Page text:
Monday, April 13, 2015

Why I don't wish that Soren would speak

Some friends and relatives are confused when I say I don't wish that Soren would speak. I have to check myself that I'm not coping by denying my feelings on this issue, but no, I feel at peace with his not speaking.

I do, however, hope that he develops a robust way to communicate.

That distinction has been on my mind lately. I've used the words wish and hope with purpose here, because those two words can convey a lot about my reasoning when it comes to Soren's communication.

To wish is to want something different from reality. Wished-for things are often impossible, or at least unlikely. They indicate something that's not the way things are. I wish I could play the drums. I wish I could be a tennis ace. I wish I had paid more attention in college. (Those statements are all true, by the way.) But they express situations that can't happen, either because they are in the past or because, knowing my skills, they will never happen. (Wishing requires me to remember those lectures about the subjunctive mood--the ones in college that apparently I slept through.)

But hope--hope is something I can get behind. Hope is a positive. It's about the future, and it indicates something I intend to do, if it's at all possible. It's something that could happen if I get all my ducks in a row.

And that's where Soren's language comes in. Perhaps I do wish he hadn't stopped talking, especially on my bad days. But that's a futile exercise. That's the past, it's unclear why it occurred, and no one knows how to bring that language back. But I do hope that Soren expands his communication skills on the iPad. And hoping for that makes me feel optimistic, not sad.

And I think that's why distinguishing wishing and hoping is revealing to me. To wish that Soren would still speak is a selfish one. It's about me, my grief, my ease of moving through life with him, my clinging to the past. But a hope that he progresses in communication is about him. I want him to be able to tell people what he wants, but also what he thinks and how he feels. And this may just be possible, with the right supports (and technology).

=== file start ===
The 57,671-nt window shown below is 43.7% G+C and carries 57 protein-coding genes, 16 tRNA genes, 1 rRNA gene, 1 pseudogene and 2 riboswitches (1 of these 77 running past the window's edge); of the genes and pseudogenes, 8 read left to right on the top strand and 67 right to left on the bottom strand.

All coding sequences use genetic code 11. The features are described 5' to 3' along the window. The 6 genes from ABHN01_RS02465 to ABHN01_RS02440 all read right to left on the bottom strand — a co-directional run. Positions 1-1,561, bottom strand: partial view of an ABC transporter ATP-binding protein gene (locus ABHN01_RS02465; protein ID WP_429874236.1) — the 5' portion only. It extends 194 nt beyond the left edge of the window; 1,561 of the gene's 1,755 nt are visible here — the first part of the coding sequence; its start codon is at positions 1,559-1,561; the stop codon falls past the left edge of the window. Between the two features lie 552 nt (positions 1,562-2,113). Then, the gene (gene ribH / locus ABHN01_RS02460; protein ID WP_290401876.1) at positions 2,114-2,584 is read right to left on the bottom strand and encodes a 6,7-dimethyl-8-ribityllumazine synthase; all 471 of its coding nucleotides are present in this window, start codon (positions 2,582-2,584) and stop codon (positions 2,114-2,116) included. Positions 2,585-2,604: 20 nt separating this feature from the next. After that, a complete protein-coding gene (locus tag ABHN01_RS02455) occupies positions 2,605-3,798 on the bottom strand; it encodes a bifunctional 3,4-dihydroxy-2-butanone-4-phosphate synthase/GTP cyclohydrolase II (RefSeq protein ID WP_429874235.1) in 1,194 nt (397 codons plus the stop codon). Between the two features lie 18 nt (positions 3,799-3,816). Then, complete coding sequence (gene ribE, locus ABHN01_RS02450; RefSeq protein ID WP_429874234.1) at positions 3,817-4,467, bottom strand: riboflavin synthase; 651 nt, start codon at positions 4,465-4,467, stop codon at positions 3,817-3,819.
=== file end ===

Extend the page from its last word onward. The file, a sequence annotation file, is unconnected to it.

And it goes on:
I want Soren to be able to tell us when he's mad. I want him to type, to e-mail, if ever so simply. For his sake. This may take ten, twenty years, but I do still think it's possible.

I hope that Soren develops communication that serves his needs (and whims), not just communication that makes the lives of others easier. Soren is a typical seven-year-old in so many ways; I'm pretty sure that being able to say "I'm pissed at you, Mom" would be liberating for him. It would mean he doesn't have to bite his hand bloody when he is frustrated with my demands. Other kids get to say "I hate you, Mom." They are probably punished for saying so, but still, their lips can form those words. I haven't added hate to Soren's iPad vocabulary. Maybe I should. I'm sure I said those words at seven (and got a swift timeout, too).

I dearly hope that some day Soren will form highly inappropriate sentences on his iPad. If--no, when--that happens, don't be surprised that I'm smiling.

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